Craft of Research

ISBN-10: 0226065847
ISBN-13: 9780226065847
Edition: N/A
List price: $14.00
30 day, 100% satisfaction guarantee

If an item you ordered from TextbookRush does not meet your expectations due to an error on our part, simply fill out a return request and then return it by mail within 30 days of ordering it for a full refund of item cost.

Learn more about our returns policy

Description: This manual offers practical advice on the fundamentals of research to college and university students in all fields of study. The Craft of Research teaches much more than the mechanics of fact gathering: it explains how to approach a research  More...

what's this?
Rush Rewards U
Members Receive:
coins
coins
You have reached 400 XP and carrot coins. That is the daily max!
You could win $10,000

Get an entry for every item you buy, rent, or sell.

Study Briefs

Limited time offer: Get the first one free! (?)

All the information you need in one place! Each Study Brief is a summary of one specific subject; facts, figures, and explanations to help you learn faster.

Add to cart
Study Briefs
Robert's Rules of Order Online content $4.95 $1.99
Add to cart
Study Briefs
Aromatherapy Basics Online content $4.95 $1.99
Add to cart
Study Briefs
Study Tactics Online content $4.95 $1.99

Customers also bought

Loading
Loading
Loading
Loading
Loading
Loading
Loading
Loading
Loading
Loading

Book details

List price: $14.00
Publisher: University of Chicago Press
Publication date: 10/2/1995
Binding: Paperback
Pages: 301
Size: 5.50" wide x 8.50" long x 0.81" tall
Weight: 1.144
Language: English

This manual offers practical advice on the fundamentals of research to college and university students in all fields of study. The Craft of Research teaches much more than the mechanics of fact gathering: it explains how to approach a research project as an analytical process. The authors chart every stage of research, from finding a topic and generating research questions about it to marshalling evidence, constructing arguments, and writing everything up in a final report that is a model of authority. Their advice is designed for use by both beginners and seasoned practitioners, and for projects from class papers to dissertations. This book is organized into four parts. Part One is a spirited introduction to the distinctive nature, values, and protocols of research. Part Two demystifies the art of discovering a topic. It outlines a wide range of sources, among them personal interests and passions. Parts Three and Four cover the essentials of argument--how to make a claim and support it--and ways to outline, draft, revise, rewrite, and polish the final report. Part Three is a short course in the logic, structure, uses, and common pitfalls of argumentation. The writing chapters in Part Four show how to present verbal and visual information effectively and how to shape sentences and paragraphs that communicate with power and precision. "A well-constructed, articulate reminder of how important fundamental questions of style and approach, such as clarity and precision, are to all research."--Times Literary Supplement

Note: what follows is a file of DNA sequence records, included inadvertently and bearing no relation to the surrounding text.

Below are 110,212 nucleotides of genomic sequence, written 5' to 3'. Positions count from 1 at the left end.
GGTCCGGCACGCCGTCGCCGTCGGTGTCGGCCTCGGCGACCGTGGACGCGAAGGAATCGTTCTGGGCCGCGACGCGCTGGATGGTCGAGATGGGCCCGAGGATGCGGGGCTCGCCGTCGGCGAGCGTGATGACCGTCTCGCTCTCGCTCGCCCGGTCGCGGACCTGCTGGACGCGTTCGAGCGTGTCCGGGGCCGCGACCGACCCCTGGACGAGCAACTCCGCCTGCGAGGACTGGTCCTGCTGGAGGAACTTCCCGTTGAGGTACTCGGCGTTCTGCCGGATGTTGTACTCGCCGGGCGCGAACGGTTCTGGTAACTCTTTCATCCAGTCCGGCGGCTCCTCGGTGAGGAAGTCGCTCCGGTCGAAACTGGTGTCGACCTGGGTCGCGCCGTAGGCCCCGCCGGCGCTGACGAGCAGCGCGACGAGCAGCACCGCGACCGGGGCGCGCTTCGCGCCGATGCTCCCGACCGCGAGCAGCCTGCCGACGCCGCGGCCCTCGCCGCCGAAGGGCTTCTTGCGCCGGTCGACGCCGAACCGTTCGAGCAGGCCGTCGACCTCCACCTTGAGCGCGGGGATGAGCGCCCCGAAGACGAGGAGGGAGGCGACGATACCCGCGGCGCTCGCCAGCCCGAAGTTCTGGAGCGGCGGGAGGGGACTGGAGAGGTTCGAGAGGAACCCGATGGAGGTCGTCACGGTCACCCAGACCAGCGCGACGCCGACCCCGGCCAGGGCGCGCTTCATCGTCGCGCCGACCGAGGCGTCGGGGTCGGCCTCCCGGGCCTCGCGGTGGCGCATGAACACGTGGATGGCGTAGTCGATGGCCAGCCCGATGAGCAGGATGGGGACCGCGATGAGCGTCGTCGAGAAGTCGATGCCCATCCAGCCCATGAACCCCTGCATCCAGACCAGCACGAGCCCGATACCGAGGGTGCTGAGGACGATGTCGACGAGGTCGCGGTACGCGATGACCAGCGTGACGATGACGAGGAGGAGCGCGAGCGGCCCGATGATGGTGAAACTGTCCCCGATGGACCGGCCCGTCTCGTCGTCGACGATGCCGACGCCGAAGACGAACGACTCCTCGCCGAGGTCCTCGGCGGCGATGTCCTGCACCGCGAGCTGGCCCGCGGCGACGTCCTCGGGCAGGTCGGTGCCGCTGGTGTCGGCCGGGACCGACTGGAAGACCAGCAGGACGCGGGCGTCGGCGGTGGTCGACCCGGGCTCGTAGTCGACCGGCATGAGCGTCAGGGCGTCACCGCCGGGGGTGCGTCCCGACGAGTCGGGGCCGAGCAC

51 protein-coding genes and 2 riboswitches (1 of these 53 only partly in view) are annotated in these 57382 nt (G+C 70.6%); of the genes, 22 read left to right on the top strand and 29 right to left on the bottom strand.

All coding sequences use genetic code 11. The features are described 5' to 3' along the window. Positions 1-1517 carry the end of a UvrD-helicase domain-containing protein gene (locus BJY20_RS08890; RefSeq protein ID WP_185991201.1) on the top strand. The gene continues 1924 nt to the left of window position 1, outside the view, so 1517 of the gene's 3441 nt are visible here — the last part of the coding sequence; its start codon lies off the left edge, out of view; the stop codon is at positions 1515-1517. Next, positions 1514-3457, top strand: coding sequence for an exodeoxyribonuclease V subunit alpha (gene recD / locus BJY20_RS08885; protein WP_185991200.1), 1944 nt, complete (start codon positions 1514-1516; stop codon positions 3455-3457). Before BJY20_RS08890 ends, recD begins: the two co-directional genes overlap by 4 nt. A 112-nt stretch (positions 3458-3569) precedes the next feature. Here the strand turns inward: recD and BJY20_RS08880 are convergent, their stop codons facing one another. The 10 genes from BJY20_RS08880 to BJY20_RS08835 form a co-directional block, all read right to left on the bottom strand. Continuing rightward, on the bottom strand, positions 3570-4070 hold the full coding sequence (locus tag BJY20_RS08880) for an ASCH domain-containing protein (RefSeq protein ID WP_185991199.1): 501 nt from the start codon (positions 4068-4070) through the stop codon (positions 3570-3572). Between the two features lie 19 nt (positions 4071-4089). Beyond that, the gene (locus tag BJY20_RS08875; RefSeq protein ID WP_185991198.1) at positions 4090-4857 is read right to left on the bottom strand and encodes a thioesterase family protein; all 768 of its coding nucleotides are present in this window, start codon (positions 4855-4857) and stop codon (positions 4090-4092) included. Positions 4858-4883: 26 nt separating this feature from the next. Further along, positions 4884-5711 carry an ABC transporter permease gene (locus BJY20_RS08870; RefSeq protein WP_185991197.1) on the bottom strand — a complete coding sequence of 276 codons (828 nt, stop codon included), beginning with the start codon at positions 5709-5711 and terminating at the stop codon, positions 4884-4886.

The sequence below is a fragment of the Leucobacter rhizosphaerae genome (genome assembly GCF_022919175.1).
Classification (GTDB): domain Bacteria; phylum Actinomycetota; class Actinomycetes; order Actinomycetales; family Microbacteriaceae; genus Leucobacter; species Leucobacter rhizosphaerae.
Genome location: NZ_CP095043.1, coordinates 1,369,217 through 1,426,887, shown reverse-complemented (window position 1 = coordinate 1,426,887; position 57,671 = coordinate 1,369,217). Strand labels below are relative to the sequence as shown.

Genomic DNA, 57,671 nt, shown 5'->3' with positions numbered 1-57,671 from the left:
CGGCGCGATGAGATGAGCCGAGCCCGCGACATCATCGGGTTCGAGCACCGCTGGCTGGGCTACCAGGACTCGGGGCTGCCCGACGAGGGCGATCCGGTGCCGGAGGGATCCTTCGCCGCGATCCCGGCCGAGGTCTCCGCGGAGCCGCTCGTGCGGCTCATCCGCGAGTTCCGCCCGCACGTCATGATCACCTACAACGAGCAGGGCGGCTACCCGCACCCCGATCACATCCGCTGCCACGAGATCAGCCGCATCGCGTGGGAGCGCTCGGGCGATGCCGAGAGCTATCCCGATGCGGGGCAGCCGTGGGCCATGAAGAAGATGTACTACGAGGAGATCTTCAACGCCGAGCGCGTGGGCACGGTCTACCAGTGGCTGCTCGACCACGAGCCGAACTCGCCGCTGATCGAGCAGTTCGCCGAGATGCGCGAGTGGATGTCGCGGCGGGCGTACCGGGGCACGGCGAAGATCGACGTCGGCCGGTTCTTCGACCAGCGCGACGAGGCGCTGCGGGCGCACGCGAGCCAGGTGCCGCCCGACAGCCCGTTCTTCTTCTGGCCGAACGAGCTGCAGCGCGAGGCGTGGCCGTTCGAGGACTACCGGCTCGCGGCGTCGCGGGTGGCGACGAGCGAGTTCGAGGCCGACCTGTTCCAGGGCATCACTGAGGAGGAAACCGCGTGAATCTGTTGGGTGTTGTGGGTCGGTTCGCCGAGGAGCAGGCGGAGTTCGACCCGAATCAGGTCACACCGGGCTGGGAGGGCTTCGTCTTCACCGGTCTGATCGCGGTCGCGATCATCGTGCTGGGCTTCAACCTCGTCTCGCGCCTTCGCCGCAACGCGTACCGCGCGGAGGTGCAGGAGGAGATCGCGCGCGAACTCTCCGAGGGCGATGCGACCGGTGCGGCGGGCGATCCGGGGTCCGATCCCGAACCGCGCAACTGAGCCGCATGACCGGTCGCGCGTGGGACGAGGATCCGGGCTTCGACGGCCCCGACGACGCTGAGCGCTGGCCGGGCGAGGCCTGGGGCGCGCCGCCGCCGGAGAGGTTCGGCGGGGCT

A graduate student at the University of Chicago in the late 1940s, when the English Department was dominated by members of the Chicago School of criticism, Wayne Booth returned to his alma mater in the early 1960s and became an exponent of its critical methodology. The Chicago Critics were influenced by the formalistic, rhetorical analysis of the Poetics of Aristotle, which was concerned with the principles of literary construction and literary esthetics. Unlike the New Critics, who shared their interest in formalist analysis of texts, the Chicago Critics emphasized the importance of knowledge about the author and his or her historical context. They considered the New Criticism, which had developed at about the same time, too restrictive in its bracketing of that information as external to the text and therefore incidental to understanding and evaluating it. The first generation of Chicago School critics, who were Booth's teachers, did not have much impact beyond the university itself. Booth, however, continued to advocate pluralism. Critical Understanding: The Powers and Limits of Pluralism Critical Understanding: (1979) helped revitalize and popularize Chicago School principles. Booth is associated with two other movements in contemporary literary theory: reader-response criticism and narratology. The former includes a heterogeneous group of reader-oriented rather than text-oriented methodologies. The latter is usually seen as a type of structuralist or proto-structuralist literary study, since it focuses on the function and the grammar, or structure, of narrative. Linked with both is Booth's Rhetoric of Fiction (1962), which concentrates on the analysis of point of view and how writers manipulate it so that readers accept the values of the implied author of a text's narration. Booth's work has increasingly emphasized reading, ethics, and the rhetoric of persuasion-a concern already implicit in this early book.